Friday, 21 February 2020

A run round High Legh track on a tram!

Here's a video of a trip around the track at High Legh Miniature Railway on the T68 tram.

Click on the text: Round HLMR on the tram





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Sunday, 20 October 2019

'Lindow' stretches her wheels on the Wigan track today.

The last time I ran 'Lindow' (my Ride-On-Railways Hercules electric locomotive) was at Wrexham track several weeks ago. Today was the first Sunday since then with a favorable weather forecast when I have not been otherwise engaged, so I decided that instead of just visiting my home track, Urmston, I would venture a bit further afield and have a run around Wigan club's track in Haigh Hall Park.
I arrived fairly early to a warm welcome from Wigan club members, and was the first (of only two!) locos to run, and was soon hauling passengers around this delightful track. It winds its way through woodland and it takes a while to work out the shape of the track so many are the curves and glimpses of other parts of the track through the trees.
Here's a video I took of 'Lindow' doing a complete circuit of the track. Apologies for the camera sometimes pointing up into the trees; that's because 'Lindow' requires two hands to drive (one to hold the controller while keeping the 'dead man's button' depressed - if I release that, the engine will stop, and the other to operated the speed control knob). Lacking a third hand, the 'control knob' hand has the primary task of speed control, and the secondary task of holding the camera.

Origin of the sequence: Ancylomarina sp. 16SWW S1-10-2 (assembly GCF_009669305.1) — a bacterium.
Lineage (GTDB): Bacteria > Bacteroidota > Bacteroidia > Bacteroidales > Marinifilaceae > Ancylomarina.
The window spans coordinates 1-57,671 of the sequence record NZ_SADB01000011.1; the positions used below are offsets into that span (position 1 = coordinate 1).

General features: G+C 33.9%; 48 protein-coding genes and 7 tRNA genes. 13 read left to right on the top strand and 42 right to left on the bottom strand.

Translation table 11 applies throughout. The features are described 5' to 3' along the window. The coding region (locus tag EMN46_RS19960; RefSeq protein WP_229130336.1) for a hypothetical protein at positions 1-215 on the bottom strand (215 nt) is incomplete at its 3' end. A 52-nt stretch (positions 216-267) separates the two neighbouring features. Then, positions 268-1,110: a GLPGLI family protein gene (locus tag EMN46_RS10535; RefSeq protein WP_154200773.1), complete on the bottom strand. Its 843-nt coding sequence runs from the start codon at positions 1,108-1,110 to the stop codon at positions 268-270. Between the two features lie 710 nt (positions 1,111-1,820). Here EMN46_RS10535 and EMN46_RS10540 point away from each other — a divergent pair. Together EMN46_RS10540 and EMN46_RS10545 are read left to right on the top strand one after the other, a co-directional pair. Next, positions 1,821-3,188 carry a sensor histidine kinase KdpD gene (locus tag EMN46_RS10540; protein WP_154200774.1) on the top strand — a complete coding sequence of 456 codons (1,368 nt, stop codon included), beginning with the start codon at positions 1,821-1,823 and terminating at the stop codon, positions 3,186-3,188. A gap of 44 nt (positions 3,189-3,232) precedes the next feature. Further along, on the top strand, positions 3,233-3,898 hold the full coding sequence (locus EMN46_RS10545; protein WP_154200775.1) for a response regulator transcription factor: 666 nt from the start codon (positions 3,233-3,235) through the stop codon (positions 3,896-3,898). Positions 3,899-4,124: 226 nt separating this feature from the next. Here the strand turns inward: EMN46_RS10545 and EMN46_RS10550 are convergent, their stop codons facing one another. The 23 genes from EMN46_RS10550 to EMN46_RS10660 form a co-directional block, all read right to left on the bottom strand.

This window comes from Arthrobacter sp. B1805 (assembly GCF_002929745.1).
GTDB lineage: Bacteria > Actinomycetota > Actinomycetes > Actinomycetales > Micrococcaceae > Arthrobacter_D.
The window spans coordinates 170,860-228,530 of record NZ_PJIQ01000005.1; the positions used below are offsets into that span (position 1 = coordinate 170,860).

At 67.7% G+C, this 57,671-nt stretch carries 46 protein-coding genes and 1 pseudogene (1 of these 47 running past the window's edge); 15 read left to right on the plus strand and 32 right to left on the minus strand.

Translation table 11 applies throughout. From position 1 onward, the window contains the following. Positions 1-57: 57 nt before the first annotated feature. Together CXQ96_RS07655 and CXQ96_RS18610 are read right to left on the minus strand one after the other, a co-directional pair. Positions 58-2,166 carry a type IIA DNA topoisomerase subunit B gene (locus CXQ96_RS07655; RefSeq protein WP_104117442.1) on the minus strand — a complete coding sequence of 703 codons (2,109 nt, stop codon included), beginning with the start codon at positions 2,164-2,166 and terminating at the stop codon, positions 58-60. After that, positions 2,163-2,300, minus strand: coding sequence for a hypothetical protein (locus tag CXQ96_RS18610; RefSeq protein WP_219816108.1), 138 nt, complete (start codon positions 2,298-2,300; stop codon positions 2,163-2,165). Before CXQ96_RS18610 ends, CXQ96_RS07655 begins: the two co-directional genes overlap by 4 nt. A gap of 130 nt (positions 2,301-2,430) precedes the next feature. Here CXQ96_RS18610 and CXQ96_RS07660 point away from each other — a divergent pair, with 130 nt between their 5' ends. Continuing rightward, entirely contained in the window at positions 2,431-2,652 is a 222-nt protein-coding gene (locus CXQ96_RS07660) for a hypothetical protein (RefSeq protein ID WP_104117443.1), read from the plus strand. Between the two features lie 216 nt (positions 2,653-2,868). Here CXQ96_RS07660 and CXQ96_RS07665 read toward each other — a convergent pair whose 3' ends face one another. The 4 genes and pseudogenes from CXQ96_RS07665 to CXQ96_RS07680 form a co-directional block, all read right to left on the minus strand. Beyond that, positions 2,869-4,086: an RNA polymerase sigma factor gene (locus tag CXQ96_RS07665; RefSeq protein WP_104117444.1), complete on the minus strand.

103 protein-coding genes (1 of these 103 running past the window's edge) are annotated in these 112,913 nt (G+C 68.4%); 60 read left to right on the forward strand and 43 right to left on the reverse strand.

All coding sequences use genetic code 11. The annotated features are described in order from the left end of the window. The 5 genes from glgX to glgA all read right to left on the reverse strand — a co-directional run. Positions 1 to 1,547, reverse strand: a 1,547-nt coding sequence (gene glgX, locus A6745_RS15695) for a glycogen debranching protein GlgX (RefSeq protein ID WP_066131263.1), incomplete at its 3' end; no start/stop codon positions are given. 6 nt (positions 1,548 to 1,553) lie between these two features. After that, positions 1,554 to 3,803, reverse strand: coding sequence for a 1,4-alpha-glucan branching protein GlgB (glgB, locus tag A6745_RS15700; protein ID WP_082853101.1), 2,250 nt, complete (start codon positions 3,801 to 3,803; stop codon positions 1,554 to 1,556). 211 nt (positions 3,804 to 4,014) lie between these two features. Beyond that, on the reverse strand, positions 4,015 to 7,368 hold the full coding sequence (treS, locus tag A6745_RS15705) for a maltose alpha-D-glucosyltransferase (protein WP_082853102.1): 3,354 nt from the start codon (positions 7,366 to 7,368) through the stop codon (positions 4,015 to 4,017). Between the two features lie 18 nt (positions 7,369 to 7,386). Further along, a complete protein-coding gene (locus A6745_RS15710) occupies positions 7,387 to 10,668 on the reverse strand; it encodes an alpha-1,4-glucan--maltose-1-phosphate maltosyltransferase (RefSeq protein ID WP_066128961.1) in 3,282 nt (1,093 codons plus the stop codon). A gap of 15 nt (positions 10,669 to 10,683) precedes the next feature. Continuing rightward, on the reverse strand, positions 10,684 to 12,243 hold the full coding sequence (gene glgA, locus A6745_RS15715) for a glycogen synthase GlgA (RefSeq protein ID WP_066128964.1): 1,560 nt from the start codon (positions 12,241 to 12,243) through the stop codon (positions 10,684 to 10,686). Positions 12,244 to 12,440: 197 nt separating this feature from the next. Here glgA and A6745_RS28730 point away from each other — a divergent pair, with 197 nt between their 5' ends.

'Lindow' about to couple up to her train. Rigging a coupling first time at a strange track can be challenging. In this case, a length of chain between the pin on the truck and the shackle on 'Lindow' did the trick.

 Off into the woods...

 A glimpse through the trees of another part of the track

 A sunny glade (it rained later!)

 Where does the track go now?

Low autumn sun

 The track is not without its straight sections....

 ...But is also delightfully curvy

'Lindow' in the station to pick up passengers. By now a second train is also in service, in front of us. 

Is it a 747 or an A380? Lee and another Wigan member acting as station staff doing a bit of 'plane spotting!

I ran the loco all morning before deciding to call in at Urmston club on the way home. Just after I'd stowed 'Lindow' away in the car, it began to rain!

Thank you to all at Wigan club for a lovely morning.




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Friday, 11 October 2019

Churnet Valley Railway extension to Leek

This morning the first section of the extension of the Churnet Valley Railway to Leek was celebrated. A train, topped and tailed by an S160 steam loco and a class 33 diesel ventured onto the newly-laid track north of Leekbrook Junction.
There is a lot of work to do yet, and funds to be raised, but the intention is to restore the line northwards as far as the town of Leek.
Well done to all who have worked hard to achieve this.








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Thursday, 26 September 2019

Nether Alderley Mill volunteers win an award!

The volunteer millers and guides at Nether Alderley Mill have
won a Marsh Award for volunteering, which celebrates the work and achievements of museum volunteers. In our case, the win celebrated our success at gaining certification this year (a process which began as soon as the restored mill re-opened in 2013) to sell to our visitors the flour we produce at the mill.
A group of volunteers and National Trust staff went down to the British Museum on Monday of this week to be presented with the Award as North West Regional winners. Nether Alderley Mill will benefit from the prize of £500, which will be used to improve our facilities and equipment for milling and bagging flour.
This is an amazing achievement for Nether Alderley Mill, and we were told that we had faced considerable tough competition to win the prize.